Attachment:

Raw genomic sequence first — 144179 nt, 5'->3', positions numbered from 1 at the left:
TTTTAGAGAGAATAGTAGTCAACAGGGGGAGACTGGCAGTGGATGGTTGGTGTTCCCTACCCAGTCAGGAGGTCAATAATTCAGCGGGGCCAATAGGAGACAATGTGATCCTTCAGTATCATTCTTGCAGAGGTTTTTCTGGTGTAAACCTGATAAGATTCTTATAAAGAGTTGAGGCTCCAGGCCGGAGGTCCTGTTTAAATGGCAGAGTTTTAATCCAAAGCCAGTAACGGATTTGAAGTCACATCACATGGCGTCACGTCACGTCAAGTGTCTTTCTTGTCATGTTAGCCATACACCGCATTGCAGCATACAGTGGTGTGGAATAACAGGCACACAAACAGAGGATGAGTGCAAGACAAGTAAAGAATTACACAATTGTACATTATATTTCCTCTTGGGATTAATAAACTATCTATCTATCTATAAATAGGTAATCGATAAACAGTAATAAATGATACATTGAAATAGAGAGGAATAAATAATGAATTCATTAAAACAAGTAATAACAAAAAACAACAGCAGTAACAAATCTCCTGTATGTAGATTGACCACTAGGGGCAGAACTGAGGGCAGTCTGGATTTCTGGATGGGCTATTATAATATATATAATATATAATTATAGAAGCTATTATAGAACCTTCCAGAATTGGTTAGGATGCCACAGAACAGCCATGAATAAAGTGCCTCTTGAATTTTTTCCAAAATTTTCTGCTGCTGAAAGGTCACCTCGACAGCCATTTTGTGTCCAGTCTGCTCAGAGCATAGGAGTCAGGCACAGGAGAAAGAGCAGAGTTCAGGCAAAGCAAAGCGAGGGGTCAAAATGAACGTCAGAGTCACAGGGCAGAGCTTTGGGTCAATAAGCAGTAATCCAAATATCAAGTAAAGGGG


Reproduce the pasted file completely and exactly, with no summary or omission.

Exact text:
Raw genomic sequence first — 144179 nt, 5'->3', positions numbered from 1 at the left:
TTTTAGAGAGAATAGTAGTCAACAGGGGGAGACTGGCAGTGGATGGTTGGTGTTCCCTACCCAGTCAGGAGGTCAATAATTCAGCGGGGCCAATAGGAGACAATGTGATCCTTCAGTATCATTCTTGCAGAGGTTTTTCTGGTGTAAACCTGATAAGATTCTTATAAAGAGTTGAGGCTCCAGGCCGGAGGTCCTGTTTAAATGGCAGAGTTTTAATCCAAAGCCAGTAACGGATTTGAAGTCACATCACATGGCGTCACGTCACGTCAAGTGTCTTTCTTGTCATGTTAGCCATACACCGCATTGCAGCATACAGTGGTGTGGAATAACAGGCACACAAACAGAGGATGAGTGCAAGACAAGTAAAGAATTACACAATTGTACATTATATTTCCTCTTGGGATTAATAAACTATCTATCTATCTATAAATAGGTAATCGATAAACAGTAATAAATGATACATTGAAATAGAGAGGAATAAATAATGAATTCATTAAAACAAGTAATAACAAAAAACAACAGCAGTAACAAATCTCCTGTATGTAGATTGACCACTAGGGGCAGAACTGAGGGCAGTCTGGATTTCTGGATGGGCTATTATAATATATATAATATATAATTATAGAAGCTATTATAGAACCTTCCAGAATTGGTTAGGATGCCACAGAACAGCCATGAATAAAGTGCCTCTTGAATTTTTTCCAAAATTTTCTGCTGCTGAAAGGTCACCTCGACAGCCATTTTGTGTCCAGTCTGCTCAGAGCATAGGAGTCAGGCACAGGAGAAAGAGCAGAGTTCAGGCAAAGCAAAGCGAGGGGTCAAAATGAACGTCAGAGTCACAGGGCAGAGCTTTGGGTCAATAAGCAGTAATCCAAATATCAAGTAAAGGGG